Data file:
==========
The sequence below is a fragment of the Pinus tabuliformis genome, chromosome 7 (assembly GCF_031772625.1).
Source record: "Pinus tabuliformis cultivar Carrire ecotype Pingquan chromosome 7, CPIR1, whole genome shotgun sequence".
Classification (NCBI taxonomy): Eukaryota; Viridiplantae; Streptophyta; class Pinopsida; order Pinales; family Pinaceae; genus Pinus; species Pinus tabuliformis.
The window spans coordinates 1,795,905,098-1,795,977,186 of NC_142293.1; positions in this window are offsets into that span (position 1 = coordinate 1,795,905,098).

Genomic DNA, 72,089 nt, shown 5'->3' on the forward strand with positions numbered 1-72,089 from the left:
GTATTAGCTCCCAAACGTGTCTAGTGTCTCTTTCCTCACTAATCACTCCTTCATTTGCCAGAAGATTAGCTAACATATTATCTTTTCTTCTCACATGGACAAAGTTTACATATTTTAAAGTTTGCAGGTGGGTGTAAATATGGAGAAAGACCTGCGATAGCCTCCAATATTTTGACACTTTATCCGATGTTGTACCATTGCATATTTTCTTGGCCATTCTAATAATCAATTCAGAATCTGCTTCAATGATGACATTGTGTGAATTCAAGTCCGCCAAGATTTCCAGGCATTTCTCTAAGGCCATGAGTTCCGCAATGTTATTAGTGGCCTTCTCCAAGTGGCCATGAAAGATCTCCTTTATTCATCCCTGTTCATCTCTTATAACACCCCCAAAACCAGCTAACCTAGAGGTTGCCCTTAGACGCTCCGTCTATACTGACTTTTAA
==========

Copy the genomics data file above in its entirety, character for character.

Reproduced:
The sequence below is a fragment of the Pinus tabuliformis genome, chromosome 7 (assembly GCF_031772625.1).
Source record: "Pinus tabuliformis cultivar Carrire ecotype Pingquan chromosome 7, CPIR1, whole genome shotgun sequence".
Classification (NCBI taxonomy): Eukaryota; Viridiplantae; Streptophyta; class Pinopsida; order Pinales; family Pinaceae; genus Pinus; species Pinus tabuliformis.
The window spans coordinates 1,795,905,098-1,795,977,186 of NC_142293.1; positions in this window are offsets into that span (position 1 = coordinate 1,795,905,098).

Genomic DNA, 72,089 nt, shown 5'->3' on the forward strand with positions numbered 1-72,089 from the left:
GTATTAGCTCCCAAACGTGTCTAGTGTCTCTTTCCTCACTAATCACTCCTTCATTTGCCAGAAGATTAGCTAACATATTATCTTTTCTTCTCACATGGACAAAGTTTACATATTTTAAAGTTTGCAGGTGGGTGTAAATATGGAGAAAGACCTGCGATAGCCTCCAATATTTTGACACTTTATCCGATGTTGTACCATTGCATATTTTCTTGGCCATTCTAATAATCAATTCAGAATCTGCTTCAATGATGACATTGTGTGAATTCAAGTCCGCCAAGATTTCCAGGCATTTCTCTAAGGCCATGAGTTCCGCAATGTTATTAGTGGCCTTCTCCAAGTGGCCATGAAAGATCTCCTTTATTCATCCCTGTTCATCTCTTATAACACCCCCAAAACCAGCTAACCTAGAGGTTGCCCTTAGACGCTCCGTCTATACTGACTTTTAA